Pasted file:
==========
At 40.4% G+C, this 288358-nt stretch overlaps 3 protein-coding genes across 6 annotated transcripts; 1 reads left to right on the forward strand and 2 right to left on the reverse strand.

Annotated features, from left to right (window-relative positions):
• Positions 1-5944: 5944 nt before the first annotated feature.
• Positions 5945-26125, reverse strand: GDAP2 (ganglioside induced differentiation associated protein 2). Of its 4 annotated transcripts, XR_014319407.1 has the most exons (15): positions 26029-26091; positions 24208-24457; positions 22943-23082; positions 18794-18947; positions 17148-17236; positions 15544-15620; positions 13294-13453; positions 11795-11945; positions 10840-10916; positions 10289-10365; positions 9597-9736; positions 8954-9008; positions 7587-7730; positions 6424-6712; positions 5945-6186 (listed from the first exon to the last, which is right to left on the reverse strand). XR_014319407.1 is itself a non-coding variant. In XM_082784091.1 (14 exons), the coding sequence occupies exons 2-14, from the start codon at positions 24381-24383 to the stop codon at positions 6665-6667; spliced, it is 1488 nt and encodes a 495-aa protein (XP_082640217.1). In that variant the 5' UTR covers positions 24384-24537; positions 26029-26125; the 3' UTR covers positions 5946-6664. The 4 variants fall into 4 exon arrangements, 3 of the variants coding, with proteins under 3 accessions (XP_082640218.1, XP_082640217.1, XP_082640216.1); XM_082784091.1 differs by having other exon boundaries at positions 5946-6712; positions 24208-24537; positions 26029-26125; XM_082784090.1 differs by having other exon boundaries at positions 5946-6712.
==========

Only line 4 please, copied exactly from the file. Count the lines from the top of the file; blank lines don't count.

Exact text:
• Positions 5945-26125, reverse strand: GDAP2 (ganglioside induced differentiation associated protein 2). Of its 4 annotated transcripts, XR_014319407.1 has the most exons (15): positions 26029-26091; positions 24208-24457; positions 22943-23082; positions 18794-18947; positions 17148-17236; positions 15544-15620; positions 13294-13453; positions 11795-11945; positions 10840-10916; positions 10289-10365; positions 9597-9736; positions 8954-9008; positions 7587-7730; positions 6424-6712; positions 5945-6186 (listed from the first exon to the last, which is right to left on the reverse strand). XR_014319407.1 is itself a non-coding variant. In XM_082784091.1 (14 exons), the coding sequence occupies exons 2-14, from the start codon at positions 24381-24383 to the stop codon at positions 6665-6667; spliced, it is 1488 nt and encodes a 495-aa protein (XP_082640217.1). In that variant the 5' UTR covers positions 24384-24537; positions 26029-26125; the 3' UTR covers positions 5946-6664. The 4 variants fall into 4 exon arrangements, 3 of the variants coding, with proteins under 3 accessions (XP_082640218.1, XP_082640217.1, XP_082640216.1); XM_082784091.1 differs by having other exon boundaries at positions 5946-6712; positions 24208-24537; positions 26029-26125; XM_082784090.1 differs by having other exon boundaries at positions 5946-6712.